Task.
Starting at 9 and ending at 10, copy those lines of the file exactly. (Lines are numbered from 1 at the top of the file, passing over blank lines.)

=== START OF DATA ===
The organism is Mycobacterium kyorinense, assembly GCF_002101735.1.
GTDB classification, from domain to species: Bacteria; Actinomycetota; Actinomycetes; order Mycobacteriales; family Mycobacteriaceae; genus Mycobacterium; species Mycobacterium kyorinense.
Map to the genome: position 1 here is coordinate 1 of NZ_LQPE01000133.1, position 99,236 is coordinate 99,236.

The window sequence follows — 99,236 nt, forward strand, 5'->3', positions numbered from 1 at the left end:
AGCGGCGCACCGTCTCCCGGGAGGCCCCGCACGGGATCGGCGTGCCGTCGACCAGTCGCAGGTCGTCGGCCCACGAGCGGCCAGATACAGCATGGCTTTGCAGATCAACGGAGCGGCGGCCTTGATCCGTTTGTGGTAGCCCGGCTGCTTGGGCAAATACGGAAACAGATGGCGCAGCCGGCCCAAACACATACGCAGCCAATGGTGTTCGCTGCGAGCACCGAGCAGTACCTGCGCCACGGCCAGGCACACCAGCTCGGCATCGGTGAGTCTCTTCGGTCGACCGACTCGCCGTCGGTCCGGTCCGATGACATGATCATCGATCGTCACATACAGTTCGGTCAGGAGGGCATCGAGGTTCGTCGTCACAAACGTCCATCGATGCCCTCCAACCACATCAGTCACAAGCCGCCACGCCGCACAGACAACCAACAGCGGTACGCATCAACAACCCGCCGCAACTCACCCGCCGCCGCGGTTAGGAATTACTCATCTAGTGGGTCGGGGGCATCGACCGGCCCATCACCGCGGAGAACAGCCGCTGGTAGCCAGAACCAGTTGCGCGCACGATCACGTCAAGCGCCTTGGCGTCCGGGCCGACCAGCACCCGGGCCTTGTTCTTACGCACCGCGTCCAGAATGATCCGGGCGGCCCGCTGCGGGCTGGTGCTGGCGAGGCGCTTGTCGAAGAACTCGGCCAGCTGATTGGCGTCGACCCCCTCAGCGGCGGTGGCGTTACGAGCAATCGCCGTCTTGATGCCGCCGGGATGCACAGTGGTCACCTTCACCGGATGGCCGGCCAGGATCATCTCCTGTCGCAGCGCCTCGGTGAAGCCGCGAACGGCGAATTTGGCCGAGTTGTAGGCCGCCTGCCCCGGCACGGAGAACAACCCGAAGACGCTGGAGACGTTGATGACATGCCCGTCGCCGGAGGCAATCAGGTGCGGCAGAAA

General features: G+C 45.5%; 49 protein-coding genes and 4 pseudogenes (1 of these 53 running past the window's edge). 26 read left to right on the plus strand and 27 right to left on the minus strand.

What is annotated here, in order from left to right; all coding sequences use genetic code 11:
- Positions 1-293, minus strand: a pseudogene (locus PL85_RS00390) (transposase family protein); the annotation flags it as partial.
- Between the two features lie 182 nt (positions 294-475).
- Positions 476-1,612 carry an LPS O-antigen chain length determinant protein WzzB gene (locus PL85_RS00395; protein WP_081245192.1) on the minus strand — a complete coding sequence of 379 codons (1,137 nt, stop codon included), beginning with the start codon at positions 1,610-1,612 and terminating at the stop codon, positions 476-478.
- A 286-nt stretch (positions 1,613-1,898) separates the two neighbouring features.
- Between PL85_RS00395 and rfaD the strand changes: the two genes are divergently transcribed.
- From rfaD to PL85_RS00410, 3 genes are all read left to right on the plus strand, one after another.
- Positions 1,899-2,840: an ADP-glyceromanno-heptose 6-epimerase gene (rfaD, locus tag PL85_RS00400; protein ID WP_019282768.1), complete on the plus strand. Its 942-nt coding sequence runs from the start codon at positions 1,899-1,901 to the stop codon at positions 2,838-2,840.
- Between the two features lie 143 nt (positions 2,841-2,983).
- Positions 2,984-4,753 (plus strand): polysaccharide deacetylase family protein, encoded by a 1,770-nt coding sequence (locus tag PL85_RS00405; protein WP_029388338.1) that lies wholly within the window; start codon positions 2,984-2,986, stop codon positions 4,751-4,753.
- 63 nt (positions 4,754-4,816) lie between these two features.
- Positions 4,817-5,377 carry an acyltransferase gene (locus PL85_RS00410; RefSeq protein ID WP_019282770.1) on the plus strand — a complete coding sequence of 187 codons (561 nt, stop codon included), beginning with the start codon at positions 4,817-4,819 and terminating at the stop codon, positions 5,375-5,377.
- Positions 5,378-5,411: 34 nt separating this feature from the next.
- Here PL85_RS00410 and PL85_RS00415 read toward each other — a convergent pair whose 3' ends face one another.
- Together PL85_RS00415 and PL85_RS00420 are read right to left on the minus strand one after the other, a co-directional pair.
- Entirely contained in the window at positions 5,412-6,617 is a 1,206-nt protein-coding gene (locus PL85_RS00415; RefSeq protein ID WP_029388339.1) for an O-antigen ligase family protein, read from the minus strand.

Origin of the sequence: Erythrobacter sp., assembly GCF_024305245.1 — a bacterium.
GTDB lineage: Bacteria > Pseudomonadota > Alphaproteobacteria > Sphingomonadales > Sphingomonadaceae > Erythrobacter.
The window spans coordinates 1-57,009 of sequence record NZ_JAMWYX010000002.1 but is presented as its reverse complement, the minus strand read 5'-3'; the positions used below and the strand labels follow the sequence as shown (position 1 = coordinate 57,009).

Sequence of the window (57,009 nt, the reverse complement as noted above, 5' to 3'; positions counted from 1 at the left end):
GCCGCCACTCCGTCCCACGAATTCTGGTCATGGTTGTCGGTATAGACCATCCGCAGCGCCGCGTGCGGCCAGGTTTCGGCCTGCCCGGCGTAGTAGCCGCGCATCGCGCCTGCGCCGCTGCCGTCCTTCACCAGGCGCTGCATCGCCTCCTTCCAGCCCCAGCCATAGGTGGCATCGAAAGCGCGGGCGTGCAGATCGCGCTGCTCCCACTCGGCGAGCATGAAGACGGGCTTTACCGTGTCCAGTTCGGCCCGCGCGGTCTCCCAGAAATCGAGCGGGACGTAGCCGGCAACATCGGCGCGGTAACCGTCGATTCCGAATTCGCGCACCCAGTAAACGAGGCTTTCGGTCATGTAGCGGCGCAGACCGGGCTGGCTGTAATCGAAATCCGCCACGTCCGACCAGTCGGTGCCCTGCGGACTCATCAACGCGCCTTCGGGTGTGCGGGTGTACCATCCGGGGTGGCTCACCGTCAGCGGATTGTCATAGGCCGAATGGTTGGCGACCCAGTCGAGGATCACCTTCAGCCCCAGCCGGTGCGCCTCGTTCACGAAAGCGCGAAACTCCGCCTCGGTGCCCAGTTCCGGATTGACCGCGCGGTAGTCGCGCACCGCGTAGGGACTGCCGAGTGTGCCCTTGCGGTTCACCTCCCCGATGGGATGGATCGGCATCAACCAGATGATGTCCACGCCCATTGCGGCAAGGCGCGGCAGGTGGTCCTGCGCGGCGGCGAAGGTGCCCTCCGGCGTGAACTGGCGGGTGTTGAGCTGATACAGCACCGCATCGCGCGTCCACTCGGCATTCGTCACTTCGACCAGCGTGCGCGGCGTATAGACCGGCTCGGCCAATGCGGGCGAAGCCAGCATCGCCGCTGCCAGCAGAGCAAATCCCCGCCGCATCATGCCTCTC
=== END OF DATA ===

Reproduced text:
- Between the two features lie 182 nt (positions 294-475).
- Positions 476-1,612 carry an LPS O-antigen chain length determinant protein WzzB gene (locus PL85_RS00395; protein WP_081245192.1) on the minus strand — a complete coding sequence of 379 codons (1,137 nt, stop codon included), beginning with the start codon at positions 1,610-1,612 and terminating at the stop codon, positions 476-478.